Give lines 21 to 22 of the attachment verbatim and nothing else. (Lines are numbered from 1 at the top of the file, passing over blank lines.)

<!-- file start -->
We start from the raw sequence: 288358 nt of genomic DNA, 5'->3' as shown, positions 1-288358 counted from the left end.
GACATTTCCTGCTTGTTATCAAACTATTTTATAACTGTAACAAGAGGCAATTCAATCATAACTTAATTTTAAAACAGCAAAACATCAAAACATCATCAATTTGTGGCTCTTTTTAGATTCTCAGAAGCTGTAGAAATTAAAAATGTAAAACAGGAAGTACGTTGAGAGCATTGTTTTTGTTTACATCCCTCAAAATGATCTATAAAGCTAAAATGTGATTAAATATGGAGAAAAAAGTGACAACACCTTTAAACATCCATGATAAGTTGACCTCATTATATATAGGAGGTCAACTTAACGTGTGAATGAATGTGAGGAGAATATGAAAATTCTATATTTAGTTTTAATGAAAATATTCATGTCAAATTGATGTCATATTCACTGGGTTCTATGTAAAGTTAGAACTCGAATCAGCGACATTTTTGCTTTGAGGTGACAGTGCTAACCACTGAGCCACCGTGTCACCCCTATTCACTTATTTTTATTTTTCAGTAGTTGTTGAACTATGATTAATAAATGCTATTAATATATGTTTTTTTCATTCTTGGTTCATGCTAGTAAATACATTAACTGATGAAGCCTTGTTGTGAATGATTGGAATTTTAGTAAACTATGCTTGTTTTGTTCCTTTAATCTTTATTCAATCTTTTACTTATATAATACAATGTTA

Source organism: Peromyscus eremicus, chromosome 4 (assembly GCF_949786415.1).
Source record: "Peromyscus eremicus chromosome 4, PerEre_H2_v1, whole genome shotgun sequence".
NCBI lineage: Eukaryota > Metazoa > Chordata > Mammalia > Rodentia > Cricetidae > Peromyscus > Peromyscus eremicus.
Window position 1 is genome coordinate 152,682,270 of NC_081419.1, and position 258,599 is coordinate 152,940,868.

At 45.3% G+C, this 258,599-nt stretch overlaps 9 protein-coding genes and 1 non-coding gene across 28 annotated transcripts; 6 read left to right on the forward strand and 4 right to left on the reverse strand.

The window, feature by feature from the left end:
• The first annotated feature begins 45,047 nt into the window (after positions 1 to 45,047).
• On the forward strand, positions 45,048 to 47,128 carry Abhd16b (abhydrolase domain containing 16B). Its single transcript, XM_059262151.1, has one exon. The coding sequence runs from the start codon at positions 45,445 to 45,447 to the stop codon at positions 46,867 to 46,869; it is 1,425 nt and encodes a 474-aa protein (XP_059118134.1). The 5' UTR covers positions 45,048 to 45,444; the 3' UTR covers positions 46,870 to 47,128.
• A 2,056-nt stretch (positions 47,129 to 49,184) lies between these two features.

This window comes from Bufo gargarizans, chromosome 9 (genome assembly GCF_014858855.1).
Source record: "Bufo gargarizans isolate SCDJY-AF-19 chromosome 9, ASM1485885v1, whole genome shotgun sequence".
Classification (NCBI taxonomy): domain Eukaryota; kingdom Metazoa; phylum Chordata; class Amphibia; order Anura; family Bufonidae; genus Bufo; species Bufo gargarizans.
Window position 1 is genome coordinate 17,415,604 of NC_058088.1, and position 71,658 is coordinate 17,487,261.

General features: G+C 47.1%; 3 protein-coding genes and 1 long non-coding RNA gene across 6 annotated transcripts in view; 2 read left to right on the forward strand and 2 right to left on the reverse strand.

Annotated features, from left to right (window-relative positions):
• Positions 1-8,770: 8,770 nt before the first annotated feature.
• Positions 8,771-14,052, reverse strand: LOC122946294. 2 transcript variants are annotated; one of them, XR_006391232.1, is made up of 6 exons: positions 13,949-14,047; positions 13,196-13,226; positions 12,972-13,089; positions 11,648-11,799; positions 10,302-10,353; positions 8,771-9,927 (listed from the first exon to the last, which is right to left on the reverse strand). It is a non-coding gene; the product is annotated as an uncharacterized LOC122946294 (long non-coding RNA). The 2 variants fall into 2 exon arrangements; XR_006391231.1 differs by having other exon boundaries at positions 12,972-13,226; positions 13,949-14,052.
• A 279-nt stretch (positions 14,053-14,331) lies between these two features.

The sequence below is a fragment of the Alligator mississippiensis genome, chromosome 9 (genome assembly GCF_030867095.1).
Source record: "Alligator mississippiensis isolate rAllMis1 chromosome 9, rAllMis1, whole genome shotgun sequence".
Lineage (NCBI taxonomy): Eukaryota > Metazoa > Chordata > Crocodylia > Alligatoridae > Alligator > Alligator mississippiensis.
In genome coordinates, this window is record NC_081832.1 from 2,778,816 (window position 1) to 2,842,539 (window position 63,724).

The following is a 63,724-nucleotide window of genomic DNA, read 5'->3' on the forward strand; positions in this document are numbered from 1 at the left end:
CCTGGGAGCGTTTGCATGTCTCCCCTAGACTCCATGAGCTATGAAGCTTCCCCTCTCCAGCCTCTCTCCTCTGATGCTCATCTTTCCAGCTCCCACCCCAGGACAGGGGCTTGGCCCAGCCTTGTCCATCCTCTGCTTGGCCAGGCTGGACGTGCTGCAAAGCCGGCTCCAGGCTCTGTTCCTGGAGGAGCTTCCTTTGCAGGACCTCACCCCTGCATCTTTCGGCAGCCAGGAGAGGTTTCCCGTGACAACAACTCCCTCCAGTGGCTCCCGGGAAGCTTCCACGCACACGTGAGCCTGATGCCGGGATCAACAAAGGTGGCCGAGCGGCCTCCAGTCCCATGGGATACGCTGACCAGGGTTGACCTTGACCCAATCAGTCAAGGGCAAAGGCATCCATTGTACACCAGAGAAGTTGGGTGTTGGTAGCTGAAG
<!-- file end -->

The sequence below is a fragment of the Alligator mississippiensis genome, chromosome 9 (genome assembly GCF_030867095.1).
Source record: "Alligator mississippiensis isolate rAllMis1 chromosome 9, rAllMis1, whole genome shotgun sequence".